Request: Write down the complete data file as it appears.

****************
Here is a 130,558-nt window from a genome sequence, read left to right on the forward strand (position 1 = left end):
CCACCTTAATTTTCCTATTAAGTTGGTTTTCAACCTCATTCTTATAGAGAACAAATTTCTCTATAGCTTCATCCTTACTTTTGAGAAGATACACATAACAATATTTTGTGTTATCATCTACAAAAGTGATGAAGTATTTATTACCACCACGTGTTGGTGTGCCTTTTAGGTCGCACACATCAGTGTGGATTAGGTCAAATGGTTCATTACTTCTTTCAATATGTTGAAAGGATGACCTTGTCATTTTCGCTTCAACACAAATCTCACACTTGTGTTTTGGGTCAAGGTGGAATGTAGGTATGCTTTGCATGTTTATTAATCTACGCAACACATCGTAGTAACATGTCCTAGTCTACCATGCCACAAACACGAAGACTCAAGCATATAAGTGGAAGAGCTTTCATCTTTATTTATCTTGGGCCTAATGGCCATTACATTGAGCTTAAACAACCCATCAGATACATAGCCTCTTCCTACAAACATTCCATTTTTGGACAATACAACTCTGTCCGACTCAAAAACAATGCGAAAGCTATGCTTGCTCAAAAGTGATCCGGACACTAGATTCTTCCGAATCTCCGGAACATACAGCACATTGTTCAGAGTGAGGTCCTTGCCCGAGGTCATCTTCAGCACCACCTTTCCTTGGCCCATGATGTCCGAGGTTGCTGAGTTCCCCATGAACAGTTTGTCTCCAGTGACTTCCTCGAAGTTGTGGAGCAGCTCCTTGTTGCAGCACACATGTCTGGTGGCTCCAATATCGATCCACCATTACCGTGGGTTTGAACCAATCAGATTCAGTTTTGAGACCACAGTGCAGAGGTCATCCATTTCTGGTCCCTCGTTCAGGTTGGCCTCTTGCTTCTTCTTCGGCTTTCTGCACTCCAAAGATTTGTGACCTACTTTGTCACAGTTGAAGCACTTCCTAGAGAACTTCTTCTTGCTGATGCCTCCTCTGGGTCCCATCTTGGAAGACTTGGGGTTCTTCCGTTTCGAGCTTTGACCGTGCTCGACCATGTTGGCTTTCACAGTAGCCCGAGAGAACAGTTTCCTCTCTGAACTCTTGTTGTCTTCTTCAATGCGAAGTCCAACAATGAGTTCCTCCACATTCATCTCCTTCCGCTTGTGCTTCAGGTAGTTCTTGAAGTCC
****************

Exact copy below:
Here is a 130,558-nt window from a genome sequence, read left to right on the forward strand (position 1 = left end):
CCACCTTAATTTTCCTATTAAGTTGGTTTTCAACCTCATTCTTATAGAGAACAAATTTCTCTATAGCTTCATCCTTACTTTTGAGAAGATACACATAACAATATTTTGTGTTATCATCTACAAAAGTGATGAAGTATTTATTACCACCACGTGTTGGTGTGCCTTTTAGGTCGCACACATCAGTGTGGATTAGGTCAAATGGTTCATTACTTCTTTCAATATGTTGAAAGGATGACCTTGTCATTTTCGCTTCAACACAAATCTCACACTTGTGTTTTGGGTCAAGGTGGAATGTAGGTATGCTTTGCATGTTTATTAATCTACGCAACACATCGTAGTAACATGTCCTAGTCTACCATGCCACAAACACGAAGACTCAAGCATATAAGTGGAAGAGCTTTCATCTTTATTTATCTTGGGCCTAATGGCCATTACATTGAGCTTAAACAACCCATCAGATACATAGCCTCTTCCTACAAACATTCCATTTTTGGACAATACAACTCTGTCCGACTCAAAAACAATGCGAAAGCTATGCTTGCTCAAAAGTGATCCGGACACTAGATTCTTCCGAATCTCCGGAACATACAGCACATTGTTCAGAGTGAGGTCCTTGCCCGAGGTCATCTTCAGCACCACCTTTCCTTGGCCCATGATGTCCGAGGTTGCTGAGTTCCCCATGAACAGTTTGTCTCCAGTGACTTCCTCGAAGTTGTGGAGCAGCTCCTTGTTGCAGCACACATGTCTGGTGGCTCCAATATCGATCCACCATTACCGTGGGTTTGAACCAATCAGATTCAGTTTTGAGACCACAGTGCAGAGGTCATCCATTTCTGGTCCCTCGTTCAGGTTGGCCTCTTGCTTCTTCTTCGGCTTTCTGCACTCCAAAGATTTGTGACCTACTTTGTCACAGTTGAAGCACTTCCTAGAGAACTTCTTCTTGCTGATGCCTCCTCTGGGTCCCATCTTGGAAGACTTGGGGTTCTTCCGTTTCGAGCTTTGACCGTGCTCGACCATGTTGGCTTTCACAGTAGCCCGAGAGAACAGTTTCCTCTCTGAACTCTTGTTGTCTTCTTCAATGCGAAGTCCAACAATGAGTTCCTCCACATTCATCTCCTTCCGCTTGTGCTTCAGGTAGTTCTTGAAGTCC